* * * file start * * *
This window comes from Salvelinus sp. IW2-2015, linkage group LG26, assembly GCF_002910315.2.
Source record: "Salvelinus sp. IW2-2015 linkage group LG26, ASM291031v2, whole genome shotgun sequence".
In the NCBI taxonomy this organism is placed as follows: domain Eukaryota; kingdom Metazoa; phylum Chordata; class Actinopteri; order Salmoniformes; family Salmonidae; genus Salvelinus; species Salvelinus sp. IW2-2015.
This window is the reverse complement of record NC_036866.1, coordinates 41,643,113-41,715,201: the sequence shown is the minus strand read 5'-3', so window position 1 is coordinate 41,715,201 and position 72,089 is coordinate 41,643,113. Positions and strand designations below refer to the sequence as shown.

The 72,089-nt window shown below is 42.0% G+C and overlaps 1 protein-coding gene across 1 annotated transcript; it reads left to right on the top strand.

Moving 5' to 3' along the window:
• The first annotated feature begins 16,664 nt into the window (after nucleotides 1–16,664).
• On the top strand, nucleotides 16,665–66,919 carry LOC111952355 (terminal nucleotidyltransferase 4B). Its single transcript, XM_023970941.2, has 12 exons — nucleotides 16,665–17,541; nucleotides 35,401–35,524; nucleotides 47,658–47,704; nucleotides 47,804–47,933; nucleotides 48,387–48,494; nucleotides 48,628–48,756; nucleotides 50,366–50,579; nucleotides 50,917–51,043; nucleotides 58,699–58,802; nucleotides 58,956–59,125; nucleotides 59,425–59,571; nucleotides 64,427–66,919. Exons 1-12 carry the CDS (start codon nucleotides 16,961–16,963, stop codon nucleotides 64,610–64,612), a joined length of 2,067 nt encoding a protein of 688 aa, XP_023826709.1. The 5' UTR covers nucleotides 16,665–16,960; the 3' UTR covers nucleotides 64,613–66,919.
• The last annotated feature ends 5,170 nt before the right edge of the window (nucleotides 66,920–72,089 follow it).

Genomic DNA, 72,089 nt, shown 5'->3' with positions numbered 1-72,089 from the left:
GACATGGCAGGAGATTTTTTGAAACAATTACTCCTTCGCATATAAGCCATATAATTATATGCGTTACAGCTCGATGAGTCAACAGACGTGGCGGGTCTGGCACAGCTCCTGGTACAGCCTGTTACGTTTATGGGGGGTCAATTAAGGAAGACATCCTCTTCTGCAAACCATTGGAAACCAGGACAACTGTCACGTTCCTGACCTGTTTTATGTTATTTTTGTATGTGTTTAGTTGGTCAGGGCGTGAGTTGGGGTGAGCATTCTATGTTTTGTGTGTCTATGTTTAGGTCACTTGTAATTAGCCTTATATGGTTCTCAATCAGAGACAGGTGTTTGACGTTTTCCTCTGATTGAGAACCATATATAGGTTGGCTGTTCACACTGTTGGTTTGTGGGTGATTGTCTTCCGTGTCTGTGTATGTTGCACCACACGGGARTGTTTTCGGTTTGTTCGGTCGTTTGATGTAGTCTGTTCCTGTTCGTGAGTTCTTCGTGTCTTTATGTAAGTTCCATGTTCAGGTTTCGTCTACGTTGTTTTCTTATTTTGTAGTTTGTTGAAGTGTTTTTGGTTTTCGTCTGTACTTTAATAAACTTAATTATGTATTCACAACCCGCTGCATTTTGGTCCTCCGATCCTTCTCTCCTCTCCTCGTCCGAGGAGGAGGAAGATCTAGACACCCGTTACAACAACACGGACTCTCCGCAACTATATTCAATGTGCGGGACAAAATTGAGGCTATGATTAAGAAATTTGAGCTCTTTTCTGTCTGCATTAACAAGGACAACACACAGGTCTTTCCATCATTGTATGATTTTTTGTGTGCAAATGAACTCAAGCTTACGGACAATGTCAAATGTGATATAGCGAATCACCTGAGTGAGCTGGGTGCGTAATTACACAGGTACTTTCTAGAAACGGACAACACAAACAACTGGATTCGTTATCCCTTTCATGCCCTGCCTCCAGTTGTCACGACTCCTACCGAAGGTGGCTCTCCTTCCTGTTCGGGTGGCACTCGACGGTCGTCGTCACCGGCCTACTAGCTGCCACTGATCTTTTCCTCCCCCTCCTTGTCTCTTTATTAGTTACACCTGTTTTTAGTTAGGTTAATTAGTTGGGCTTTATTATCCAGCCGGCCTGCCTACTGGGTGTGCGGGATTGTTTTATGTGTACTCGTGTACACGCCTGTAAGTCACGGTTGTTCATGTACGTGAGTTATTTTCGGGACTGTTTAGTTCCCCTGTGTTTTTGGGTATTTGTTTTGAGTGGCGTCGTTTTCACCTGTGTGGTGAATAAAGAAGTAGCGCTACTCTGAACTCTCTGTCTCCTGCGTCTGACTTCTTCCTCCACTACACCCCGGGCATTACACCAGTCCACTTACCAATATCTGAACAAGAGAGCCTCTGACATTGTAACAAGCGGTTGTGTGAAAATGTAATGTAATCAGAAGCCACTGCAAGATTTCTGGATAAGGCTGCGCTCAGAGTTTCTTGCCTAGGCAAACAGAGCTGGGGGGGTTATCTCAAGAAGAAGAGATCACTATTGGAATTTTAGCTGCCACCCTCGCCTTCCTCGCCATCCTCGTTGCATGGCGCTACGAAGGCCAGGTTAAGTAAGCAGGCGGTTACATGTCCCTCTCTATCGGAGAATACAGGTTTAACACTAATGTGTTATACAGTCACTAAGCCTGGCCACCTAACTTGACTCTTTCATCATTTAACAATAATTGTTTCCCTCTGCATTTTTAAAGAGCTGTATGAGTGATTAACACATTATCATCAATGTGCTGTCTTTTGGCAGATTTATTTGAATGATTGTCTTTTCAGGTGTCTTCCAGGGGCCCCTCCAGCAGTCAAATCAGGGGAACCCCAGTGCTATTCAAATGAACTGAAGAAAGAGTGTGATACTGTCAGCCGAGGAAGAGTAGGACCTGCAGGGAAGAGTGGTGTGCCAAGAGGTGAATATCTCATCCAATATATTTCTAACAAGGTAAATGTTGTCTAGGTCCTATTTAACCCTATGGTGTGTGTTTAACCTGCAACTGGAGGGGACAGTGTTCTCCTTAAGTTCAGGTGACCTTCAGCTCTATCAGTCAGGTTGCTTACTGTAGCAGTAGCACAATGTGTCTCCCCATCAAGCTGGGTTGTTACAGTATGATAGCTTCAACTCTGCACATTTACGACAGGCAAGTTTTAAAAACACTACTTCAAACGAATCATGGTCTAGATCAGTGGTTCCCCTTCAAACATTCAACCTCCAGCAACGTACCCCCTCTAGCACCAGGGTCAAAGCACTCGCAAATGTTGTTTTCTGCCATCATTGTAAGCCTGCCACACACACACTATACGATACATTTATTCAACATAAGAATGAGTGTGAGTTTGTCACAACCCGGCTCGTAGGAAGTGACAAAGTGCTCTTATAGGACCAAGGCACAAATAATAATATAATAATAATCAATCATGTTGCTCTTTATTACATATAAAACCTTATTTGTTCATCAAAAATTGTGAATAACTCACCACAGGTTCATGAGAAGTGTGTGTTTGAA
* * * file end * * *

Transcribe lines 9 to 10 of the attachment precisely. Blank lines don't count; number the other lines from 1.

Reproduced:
• The last annotated feature ends 5,170 nt before the right edge of the window (nucleotides 66,920–72,089 follow it).

Genomic DNA, 72,089 nt, shown 5'->3' with positions numbered 1-72,089 from the left: